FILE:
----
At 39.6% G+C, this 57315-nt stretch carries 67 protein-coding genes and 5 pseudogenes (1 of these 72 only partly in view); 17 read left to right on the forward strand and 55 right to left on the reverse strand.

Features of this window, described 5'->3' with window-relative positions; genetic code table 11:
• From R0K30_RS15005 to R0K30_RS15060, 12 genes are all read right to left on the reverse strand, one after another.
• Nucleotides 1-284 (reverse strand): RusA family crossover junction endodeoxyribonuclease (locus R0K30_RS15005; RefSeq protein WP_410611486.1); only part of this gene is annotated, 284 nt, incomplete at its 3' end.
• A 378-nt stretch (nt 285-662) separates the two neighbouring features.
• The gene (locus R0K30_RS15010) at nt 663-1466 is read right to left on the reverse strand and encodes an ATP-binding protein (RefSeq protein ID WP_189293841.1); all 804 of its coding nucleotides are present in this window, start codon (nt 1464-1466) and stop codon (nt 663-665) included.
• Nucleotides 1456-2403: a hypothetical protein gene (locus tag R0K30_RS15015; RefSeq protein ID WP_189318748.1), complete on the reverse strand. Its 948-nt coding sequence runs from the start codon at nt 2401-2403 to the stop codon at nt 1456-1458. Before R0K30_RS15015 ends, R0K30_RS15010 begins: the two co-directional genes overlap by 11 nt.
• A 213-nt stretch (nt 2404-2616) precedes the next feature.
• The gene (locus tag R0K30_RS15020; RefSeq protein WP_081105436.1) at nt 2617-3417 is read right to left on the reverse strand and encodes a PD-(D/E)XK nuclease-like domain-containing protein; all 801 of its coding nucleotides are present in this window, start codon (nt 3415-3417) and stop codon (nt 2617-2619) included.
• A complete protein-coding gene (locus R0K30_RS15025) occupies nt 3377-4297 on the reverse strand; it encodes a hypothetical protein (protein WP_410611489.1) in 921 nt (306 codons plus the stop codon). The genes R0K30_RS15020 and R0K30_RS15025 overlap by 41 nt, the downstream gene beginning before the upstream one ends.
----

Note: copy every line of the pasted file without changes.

At 39.6% G+C, this 57315-nt stretch carries 67 protein-coding genes and 5 pseudogenes (1 of these 72 only partly in view); 17 read left to right on the forward strand and 55 right to left on the reverse strand.

Features of this window, described 5'->3' with window-relative positions; genetic code table 11:
• From R0K30_RS15005 to R0K30_RS15060, 12 genes are all read right to left on the reverse strand, one after another.
• Nucleotides 1-284 (reverse strand): RusA family crossover junction endodeoxyribonuclease (locus R0K30_RS15005; RefSeq protein WP_410611486.1); only part of this gene is annotated, 284 nt, incomplete at its 3' end.
• A 378-nt stretch (nt 285-662) separates the two neighbouring features.
• The gene (locus R0K30_RS15010) at nt 663-1466 is read right to left on the reverse strand and encodes an ATP-binding protein (RefSeq protein ID WP_189293841.1); all 804 of its coding nucleotides are present in this window, start codon (nt 1464-1466) and stop codon (nt 663-665) included.
• Nucleotides 1456-2403: a hypothetical protein gene (locus tag R0K30_RS15015; RefSeq protein ID WP_189318748.1), complete on the reverse strand. Its 948-nt coding sequence runs from the start codon at nt 2401-2403 to the stop codon at nt 1456-1458. Before R0K30_RS15015 ends, R0K30_RS15010 begins: the two co-directional genes overlap by 11 nt.
• A 213-nt stretch (nt 2404-2616) precedes the next feature.
• The gene (locus tag R0K30_RS15020; RefSeq protein WP_081105436.1) at nt 2617-3417 is read right to left on the reverse strand and encodes a PD-(D/E)XK nuclease-like domain-containing protein; all 801 of its coding nucleotides are present in this window, start codon (nt 3415-3417) and stop codon (nt 2617-2619) included.
• A complete protein-coding gene (locus R0K30_RS15025) occupies nt 3377-4297 on the reverse strand; it encodes a hypothetical protein (protein WP_410611489.1) in 921 nt (306 codons plus the stop codon). The genes R0K30_RS15020 and R0K30_RS15025 overlap by 41 nt, the downstream gene beginning before the upstream one ends.